Book Review – Blues Dancing by Diane McKinney-Whetstone,

I cried. I succumbed. Call me soft, but it doesn’t change that it’s four in the morning and I’m tearfully pumped. This woman is such an inspirational writer.

I NEVER know what to write as a review when I finish reading one of McKinney-Whetstone’s novels.

Never.

My review is somewhere glittering in my tears or gasping at the familiarity of her characters. They respond like me, they emerge as older versions of me at family reunions or old college roommates.  They slouch with puffy red eyes in the seat across from me on the bus, they order the cheesesteak – salt, pepper, ketchup only- right before me. They reach for my heart hoping to rekindle love, and they live in me – in the secrecy of my thoughts – the ones I dare not write down for fear of reality sweeping them into deferred and plaintive fissures and weighty explanations. Her characters know me, closely like…so close they know where I keep my feelings; can decipher their etchings on the underside of my skin.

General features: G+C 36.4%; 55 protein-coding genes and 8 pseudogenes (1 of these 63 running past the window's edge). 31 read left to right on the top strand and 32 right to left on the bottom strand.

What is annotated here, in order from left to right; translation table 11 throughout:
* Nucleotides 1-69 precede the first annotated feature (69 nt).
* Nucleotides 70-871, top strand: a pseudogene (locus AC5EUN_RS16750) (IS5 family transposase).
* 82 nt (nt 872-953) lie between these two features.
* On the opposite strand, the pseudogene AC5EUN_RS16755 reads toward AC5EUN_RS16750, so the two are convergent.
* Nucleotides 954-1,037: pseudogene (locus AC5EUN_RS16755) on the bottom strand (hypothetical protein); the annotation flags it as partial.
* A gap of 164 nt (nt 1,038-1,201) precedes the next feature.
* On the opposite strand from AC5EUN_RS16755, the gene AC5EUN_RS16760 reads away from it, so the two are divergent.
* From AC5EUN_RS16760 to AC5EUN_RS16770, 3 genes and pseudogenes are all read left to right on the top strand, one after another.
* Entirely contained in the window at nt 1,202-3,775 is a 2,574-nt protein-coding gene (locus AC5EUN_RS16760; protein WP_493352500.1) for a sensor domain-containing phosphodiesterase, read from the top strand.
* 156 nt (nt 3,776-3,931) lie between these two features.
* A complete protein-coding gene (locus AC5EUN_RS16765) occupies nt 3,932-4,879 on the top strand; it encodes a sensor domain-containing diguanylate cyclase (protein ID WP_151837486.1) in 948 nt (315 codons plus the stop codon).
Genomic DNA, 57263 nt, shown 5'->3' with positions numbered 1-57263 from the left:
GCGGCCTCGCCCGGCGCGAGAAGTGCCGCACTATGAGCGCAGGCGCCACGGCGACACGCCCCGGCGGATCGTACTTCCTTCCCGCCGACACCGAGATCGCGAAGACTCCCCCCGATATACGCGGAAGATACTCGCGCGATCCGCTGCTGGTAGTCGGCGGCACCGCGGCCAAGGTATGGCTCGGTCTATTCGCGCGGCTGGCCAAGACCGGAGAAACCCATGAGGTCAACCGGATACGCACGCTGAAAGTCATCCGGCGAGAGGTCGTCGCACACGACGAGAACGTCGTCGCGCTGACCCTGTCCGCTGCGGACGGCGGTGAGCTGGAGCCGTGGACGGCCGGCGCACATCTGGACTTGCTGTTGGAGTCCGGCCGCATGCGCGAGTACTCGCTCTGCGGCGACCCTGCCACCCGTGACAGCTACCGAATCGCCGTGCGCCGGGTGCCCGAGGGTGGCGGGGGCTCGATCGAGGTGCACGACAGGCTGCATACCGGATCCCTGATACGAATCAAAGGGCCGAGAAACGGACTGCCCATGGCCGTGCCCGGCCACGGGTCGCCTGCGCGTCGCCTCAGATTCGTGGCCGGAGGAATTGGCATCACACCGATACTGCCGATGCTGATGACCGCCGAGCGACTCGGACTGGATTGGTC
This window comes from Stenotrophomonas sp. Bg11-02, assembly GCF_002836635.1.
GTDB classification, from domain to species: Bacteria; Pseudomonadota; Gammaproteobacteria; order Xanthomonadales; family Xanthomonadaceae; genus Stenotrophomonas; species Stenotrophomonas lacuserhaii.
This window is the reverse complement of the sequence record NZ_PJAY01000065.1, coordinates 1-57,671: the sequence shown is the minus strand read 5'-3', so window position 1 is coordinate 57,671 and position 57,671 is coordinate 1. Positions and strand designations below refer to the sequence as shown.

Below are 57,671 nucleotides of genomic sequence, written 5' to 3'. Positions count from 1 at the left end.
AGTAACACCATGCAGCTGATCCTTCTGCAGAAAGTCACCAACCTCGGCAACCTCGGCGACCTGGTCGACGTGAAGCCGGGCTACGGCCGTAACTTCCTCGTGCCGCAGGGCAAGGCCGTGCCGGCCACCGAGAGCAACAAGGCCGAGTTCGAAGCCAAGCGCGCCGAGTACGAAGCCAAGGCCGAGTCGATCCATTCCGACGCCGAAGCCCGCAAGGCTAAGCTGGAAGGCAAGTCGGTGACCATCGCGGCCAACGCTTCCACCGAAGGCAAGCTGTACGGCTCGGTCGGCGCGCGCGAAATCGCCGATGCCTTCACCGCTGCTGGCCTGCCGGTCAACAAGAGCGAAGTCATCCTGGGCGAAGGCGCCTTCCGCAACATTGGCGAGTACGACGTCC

All I can say is read her. And when you do, let her lusty lines cause you to squeeze yourself discreetly while you read them on the subway, laugh out loud in that cafe, hug your sister – blood or experiential – by listening to her or letting her rest her head on your shoulder. Kiss your auntie, and dear God, smell the butter in the air and tell the one you love that you Love them.

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